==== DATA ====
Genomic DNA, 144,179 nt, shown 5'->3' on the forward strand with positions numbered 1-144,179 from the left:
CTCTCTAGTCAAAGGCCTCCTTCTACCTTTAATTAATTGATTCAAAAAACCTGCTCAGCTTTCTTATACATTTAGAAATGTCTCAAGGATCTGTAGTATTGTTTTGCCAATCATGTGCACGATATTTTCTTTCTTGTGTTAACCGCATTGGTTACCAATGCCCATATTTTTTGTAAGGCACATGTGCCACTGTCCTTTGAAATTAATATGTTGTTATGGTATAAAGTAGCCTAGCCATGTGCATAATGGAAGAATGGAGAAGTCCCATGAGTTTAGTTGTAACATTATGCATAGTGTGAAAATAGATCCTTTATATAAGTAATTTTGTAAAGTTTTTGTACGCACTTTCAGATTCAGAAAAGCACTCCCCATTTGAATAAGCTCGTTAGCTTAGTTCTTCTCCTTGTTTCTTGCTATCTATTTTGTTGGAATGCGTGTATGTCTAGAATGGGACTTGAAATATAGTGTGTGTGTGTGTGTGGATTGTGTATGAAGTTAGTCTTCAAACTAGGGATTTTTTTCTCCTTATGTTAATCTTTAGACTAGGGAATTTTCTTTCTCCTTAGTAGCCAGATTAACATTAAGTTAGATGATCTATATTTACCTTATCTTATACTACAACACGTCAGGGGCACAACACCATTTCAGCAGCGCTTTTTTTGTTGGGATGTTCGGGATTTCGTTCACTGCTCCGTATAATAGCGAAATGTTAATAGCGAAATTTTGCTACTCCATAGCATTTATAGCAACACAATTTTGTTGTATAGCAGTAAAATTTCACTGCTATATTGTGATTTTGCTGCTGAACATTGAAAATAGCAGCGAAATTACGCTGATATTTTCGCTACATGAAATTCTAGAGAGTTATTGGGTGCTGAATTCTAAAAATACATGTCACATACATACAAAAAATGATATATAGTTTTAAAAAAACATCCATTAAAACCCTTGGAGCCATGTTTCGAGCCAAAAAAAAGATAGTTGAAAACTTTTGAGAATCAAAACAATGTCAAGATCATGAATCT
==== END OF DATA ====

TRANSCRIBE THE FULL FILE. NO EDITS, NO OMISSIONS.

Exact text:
Genomic DNA, 144,179 nt, shown 5'->3' on the forward strand with positions numbered 1-144,179 from the left:
CTCTCTAGTCAAAGGCCTCCTTCTACCTTTAATTAATTGATTCAAAAAACCTGCTCAGCTTTCTTATACATTTAGAAATGTCTCAAGGATCTGTAGTATTGTTTTGCCAATCATGTGCACGATATTTTCTTTCTTGTGTTAACCGCATTGGTTACCAATGCCCATATTTTTTGTAAGGCACATGTGCCACTGTCCTTTGAAATTAATATGTTGTTATGGTATAAAGTAGCCTAGCCATGTGCATAATGGAAGAATGGAGAAGTCCCATGAGTTTAGTTGTAACATTATGCATAGTGTGAAAATAGATCCTTTATATAAGTAATTTTGTAAAGTTTTTGTACGCACTTTCAGATTCAGAAAAGCACTCCCCATTTGAATAAGCTCGTTAGCTTAGTTCTTCTCCTTGTTTCTTGCTATCTATTTTGTTGGAATGCGTGTATGTCTAGAATGGGACTTGAAATATAGTGTGTGTGTGTGTGTGGATTGTGTATGAAGTTAGTCTTCAAACTAGGGATTTTTTTCTCCTTATGTTAATCTTTAGACTAGGGAATTTTCTTTCTCCTTAGTAGCCAGATTAACATTAAGTTAGATGATCTATATTTACCTTATCTTATACTACAACACGTCAGGGGCACAACACCATTTCAGCAGCGCTTTTTTTGTTGGGATGTTCGGGATTTCGTTCACTGCTCCGTATAATAGCGAAATGTTAATAGCGAAATTTTGCTACTCCATAGCATTTATAGCAACACAATTTTGTTGTATAGCAGTAAAATTTCACTGCTATATTGTGATTTTGCTGCTGAACATTGAAAATAGCAGCGAAATTACGCTGATATTTTCGCTACATGAAATTCTAGAGAGTTATTGGGTGCTGAATTCTAAAAATACATGTCACATACATACAAAAAATGATATATAGTTTTAAAAAAACATCCATTAAAACCCTTGGAGCCATGTTTCGAGCCAAAAAAAAGATAGTTGAAAACTTTTGAGAATCAAAACAATGTCAAGATCATGAATCT